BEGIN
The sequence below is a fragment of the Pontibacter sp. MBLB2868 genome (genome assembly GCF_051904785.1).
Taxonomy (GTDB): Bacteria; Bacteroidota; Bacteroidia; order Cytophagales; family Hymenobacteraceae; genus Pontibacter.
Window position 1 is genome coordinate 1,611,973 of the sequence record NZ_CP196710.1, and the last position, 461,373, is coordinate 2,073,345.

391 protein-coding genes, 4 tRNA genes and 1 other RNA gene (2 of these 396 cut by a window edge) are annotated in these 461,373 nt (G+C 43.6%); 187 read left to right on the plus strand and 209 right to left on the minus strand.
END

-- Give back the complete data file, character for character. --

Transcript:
The sequence below is a fragment of the Pontibacter sp. MBLB2868 genome (genome assembly GCF_051904785.1).
Taxonomy (GTDB): Bacteria; Bacteroidota; Bacteroidia; order Cytophagales; family Hymenobacteraceae; genus Pontibacter.
Window position 1 is genome coordinate 1,611,973 of the sequence record NZ_CP196710.1, and the last position, 461,373, is coordinate 2,073,345.

391 protein-coding genes, 4 tRNA genes and 1 other RNA gene (2 of these 396 cut by a window edge) are annotated in these 461,373 nt (G+C 43.6%); 187 read left to right on the plus strand and 209 right to left on the minus strand.